Seminars of the People's Academy

People's Academy of International Law Seminars

The right to health and a clean and healthy environment

Seminar A: The Right to a Clean and Healthy Environment took place on Thursday, March 7, 2023. Watch the videos and read the materials here.

Faculty for Seminar A:

  • Richard Harvey – Legal Counsel for Campaigns at Greenpeace International

  • Mametlwe Sebei – Lecturer in Department of Jurisprudence at University of South Africa

  • Martha Schmidt – Co-chair of Human Rights Framework Project of the National Lawyers Guild

The program was moderated by Marjorie Cohn, Dean of the People’s Academy of International Law.

      • The right to health and environment is one of the most important issues of our time, and climate change and catastrophe is an urgent matter. At the same time, the right to health is an international human right recognized in the International Covenant on Economic, Social and Cultural Rights. The right to a clean, healthy and sustainable environment was adopted by the UN Human Rights Council in 2021. This seminar will address the struggle against climate catastrophe and environmental destruction.Unilateral coercive measures and their illegality

Unilateral coercive measures and their illegality

Seminar B: The Illegality of Unilateral Coercive Measures will take place on Thursday, March 21, 2024. Click here to register.

Faculty for Seminar B:

  • Nina Farnia – Legal historian and scholar; Professor of Law, Albany Law School; co-chair, International People’s Tribunal on US Imperialism
  • Prabhat Patnaik – Professor Emeritus, Centre for Economic Studies and Planning, Jawaharlal Nehru University, New Delhi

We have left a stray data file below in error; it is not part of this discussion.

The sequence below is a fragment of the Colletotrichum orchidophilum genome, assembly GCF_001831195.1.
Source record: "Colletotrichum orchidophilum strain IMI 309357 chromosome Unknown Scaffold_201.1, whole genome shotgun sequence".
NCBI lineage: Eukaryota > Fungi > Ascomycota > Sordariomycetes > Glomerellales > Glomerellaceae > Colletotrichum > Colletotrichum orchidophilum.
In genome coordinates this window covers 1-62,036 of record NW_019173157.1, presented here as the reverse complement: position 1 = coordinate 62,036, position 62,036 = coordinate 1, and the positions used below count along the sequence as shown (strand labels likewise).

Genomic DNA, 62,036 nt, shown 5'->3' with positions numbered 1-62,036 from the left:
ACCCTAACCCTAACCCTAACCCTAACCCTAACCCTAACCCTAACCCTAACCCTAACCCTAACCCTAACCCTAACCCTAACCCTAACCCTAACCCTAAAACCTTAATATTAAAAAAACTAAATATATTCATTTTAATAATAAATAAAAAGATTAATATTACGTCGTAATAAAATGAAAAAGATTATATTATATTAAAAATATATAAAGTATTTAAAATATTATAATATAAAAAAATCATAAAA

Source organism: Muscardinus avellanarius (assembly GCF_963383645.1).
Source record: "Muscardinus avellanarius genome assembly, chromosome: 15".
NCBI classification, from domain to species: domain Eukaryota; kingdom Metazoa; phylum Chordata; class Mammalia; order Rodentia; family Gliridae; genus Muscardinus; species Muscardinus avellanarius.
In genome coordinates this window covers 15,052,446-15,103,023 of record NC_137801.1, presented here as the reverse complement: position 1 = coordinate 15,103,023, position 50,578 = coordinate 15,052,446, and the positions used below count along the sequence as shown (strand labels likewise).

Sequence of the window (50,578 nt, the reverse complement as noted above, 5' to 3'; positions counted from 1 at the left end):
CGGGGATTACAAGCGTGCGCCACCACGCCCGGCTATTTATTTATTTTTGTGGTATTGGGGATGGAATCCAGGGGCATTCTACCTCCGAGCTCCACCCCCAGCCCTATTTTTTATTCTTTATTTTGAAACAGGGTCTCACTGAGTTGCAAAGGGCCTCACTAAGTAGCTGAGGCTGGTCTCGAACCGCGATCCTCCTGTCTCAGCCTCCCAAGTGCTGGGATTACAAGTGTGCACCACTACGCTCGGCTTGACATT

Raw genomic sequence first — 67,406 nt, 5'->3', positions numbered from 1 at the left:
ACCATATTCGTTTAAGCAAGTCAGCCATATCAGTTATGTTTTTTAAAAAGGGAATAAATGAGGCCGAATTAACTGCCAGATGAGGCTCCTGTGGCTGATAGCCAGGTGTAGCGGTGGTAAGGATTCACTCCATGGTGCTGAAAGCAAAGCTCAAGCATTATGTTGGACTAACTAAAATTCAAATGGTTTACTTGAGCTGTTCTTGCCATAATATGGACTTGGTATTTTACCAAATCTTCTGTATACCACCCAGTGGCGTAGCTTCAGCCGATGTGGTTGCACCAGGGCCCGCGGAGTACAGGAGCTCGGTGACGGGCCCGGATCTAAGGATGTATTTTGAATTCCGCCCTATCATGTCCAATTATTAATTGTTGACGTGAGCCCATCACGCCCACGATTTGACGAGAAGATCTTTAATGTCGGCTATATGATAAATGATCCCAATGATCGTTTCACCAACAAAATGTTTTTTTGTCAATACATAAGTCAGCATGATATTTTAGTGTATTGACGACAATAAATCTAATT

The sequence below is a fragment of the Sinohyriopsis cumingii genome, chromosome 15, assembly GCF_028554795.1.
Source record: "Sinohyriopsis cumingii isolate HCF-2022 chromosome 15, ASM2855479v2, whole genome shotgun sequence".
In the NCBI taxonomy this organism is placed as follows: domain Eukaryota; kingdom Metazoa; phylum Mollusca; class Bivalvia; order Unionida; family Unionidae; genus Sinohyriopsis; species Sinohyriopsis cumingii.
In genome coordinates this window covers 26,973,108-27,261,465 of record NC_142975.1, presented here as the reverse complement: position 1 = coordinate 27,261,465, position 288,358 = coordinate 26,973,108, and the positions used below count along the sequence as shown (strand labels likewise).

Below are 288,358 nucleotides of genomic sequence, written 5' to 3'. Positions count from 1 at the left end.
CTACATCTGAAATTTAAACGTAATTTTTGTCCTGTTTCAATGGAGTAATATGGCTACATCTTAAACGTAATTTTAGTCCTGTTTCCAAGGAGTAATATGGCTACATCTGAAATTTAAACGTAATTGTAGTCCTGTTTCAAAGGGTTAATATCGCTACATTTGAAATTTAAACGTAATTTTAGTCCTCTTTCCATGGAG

• María Lucrecia Hernández  – Director of SURES, Venezuela
  • Charlotte Kates – International Coordinator, Samidoun Palestinian Prisoner Solidarity Network; National Lawyers Guild International Committee

The program will be moderated by Marjorie Cohn, Dean of the People’s Academy of International Law.

Register here:

      • With the blockade of Cuba, the U.S. launched an era of Unilateral Coercive Measures, known as UCMs. UCMs are economic acts of a hostile nature, taken by a state to compel policy changes by another state. While some claim that UCMs are a form of lawful pressure, in fact UCMs are unlawful acts of economic aggression, prohibited by the U.N. Charter, treaties, the laws of international governmental organizations, and the International Court of Justice. International movements have developed to resist the UCMs imposed by the U.S. and its European Union allies against over 40 UN member states. International resistance movements and affected states have documented multiple widespread human rights violations caused by UCMs, including to life and health, in countries such as Venezuela, Zimbabwe and Iran.

        The seminar will examine international law prohibitions of UCMs, and resistance in the Global South and BRICS states to UCMs and secondary sanctions, and the strategies of people’s movements to stop UCMs.  


The use of law against justice and the rights of the people